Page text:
Interactions between the sexual identity of the nervous system and the social environment mediate lifespan in Drosophila melanogaster.
Flintham EO., Yoshida T., Smith S., Pavlou HJ., Goodwin SF., Carazo P., Wigby S.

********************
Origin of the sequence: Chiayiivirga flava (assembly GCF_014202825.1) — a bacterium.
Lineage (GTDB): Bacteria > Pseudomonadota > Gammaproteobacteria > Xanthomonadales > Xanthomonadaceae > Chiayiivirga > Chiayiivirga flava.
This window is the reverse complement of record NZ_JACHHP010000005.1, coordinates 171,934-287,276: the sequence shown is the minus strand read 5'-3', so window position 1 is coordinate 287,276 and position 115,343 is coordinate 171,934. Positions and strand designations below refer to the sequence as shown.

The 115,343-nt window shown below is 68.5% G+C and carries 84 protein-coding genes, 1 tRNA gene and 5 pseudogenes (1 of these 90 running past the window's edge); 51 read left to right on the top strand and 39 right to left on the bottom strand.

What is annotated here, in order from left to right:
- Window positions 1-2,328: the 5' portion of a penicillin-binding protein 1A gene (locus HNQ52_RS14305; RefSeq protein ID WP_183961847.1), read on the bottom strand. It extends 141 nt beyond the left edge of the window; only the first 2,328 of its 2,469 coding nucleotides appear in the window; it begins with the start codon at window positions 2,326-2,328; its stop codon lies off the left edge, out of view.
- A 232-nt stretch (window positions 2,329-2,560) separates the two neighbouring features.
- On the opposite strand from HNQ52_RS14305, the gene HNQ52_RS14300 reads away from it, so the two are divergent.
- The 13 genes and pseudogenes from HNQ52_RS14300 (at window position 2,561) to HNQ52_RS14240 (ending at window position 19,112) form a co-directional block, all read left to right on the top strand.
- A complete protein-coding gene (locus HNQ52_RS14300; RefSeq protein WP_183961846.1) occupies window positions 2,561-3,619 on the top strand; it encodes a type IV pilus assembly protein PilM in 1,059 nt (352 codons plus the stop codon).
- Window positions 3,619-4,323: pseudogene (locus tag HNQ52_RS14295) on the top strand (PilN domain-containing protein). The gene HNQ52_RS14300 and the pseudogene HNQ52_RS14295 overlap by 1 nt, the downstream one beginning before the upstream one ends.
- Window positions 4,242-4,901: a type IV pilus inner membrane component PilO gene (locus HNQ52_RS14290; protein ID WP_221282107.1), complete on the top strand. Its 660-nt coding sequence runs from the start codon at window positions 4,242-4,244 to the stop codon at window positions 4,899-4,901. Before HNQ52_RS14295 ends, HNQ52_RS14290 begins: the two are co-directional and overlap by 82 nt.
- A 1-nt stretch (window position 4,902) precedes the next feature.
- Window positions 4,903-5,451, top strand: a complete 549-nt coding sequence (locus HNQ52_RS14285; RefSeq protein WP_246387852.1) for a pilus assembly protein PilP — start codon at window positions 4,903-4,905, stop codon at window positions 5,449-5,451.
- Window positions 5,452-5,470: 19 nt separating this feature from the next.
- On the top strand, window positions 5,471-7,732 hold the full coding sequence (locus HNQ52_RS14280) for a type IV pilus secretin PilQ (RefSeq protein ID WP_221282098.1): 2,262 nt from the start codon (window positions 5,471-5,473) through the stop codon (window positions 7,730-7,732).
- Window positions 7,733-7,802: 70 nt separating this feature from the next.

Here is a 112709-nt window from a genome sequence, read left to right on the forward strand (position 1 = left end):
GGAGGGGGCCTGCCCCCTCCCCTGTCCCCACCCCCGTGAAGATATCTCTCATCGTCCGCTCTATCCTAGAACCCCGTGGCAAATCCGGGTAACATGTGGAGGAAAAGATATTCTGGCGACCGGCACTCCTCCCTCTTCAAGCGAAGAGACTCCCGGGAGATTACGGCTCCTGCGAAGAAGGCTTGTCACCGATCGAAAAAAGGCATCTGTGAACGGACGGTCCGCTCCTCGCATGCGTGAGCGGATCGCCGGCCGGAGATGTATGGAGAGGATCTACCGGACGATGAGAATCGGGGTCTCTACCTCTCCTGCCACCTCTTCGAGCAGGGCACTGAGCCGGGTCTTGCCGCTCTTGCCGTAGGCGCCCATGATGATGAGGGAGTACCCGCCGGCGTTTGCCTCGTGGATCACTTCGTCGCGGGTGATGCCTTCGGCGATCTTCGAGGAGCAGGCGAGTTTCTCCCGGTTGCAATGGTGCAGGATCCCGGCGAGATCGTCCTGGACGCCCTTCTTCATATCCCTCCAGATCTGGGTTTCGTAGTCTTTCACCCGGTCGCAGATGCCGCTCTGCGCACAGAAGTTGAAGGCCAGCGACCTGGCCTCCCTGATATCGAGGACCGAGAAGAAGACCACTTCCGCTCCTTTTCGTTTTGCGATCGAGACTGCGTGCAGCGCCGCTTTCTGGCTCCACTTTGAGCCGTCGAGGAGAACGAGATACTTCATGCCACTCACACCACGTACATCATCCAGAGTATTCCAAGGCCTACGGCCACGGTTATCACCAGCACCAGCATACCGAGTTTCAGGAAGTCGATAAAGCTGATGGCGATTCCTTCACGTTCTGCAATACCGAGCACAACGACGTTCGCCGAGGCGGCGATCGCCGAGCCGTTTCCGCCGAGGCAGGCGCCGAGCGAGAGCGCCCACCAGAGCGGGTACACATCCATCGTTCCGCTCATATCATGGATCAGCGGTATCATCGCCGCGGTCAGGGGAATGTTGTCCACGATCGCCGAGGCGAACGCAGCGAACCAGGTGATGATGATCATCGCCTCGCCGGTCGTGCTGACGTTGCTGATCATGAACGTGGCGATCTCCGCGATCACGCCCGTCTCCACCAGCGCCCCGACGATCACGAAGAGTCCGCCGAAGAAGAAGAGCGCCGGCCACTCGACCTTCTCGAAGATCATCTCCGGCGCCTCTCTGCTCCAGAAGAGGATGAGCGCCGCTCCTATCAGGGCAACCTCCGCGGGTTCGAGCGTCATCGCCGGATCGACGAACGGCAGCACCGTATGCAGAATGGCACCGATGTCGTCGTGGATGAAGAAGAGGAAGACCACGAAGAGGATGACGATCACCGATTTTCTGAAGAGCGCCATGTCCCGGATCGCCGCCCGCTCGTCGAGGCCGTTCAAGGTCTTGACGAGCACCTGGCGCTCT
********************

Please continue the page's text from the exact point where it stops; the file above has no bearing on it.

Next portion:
Sex differences in lifespan are ubiquitous, but the underlying causal factors remain poorly understood. Inter- and intrasexual social interactions are well known to influence lifespan in many taxa, but it has proved challenging to separate the role of sex-specific behaviours from wider physiological differences between the sexes. To address this problem, we genetically manipulated the sexual identity of the nervous system-and hence sexual behaviour-in Drosophila melanogaster, and measured lifespan under varying social conditions. Consistent with previous studies, masculinization of the nervous system in females induced male-specific courtship behaviour and aggression, while nervous system feminization in males induced male-male courtship and reduced aggression. Control females outlived males, but masculinized female groups displayed male-like lifespans and male-like costs of group living. By varying the mixture of control and masculinized females within social groups, we show that male-specific behaviours are costly to recipients, even when received from females. However, consistent with recent findings, our data suggest courtship expression to be surprisingly low cost. Overall, our study indicates that nervous system-mediated expression of sex-specific behaviour per se-independent of wider physiological differences between the sexes, or the receipt of aggression or courtship-plays a limited role in mediating sex differences in lifespan.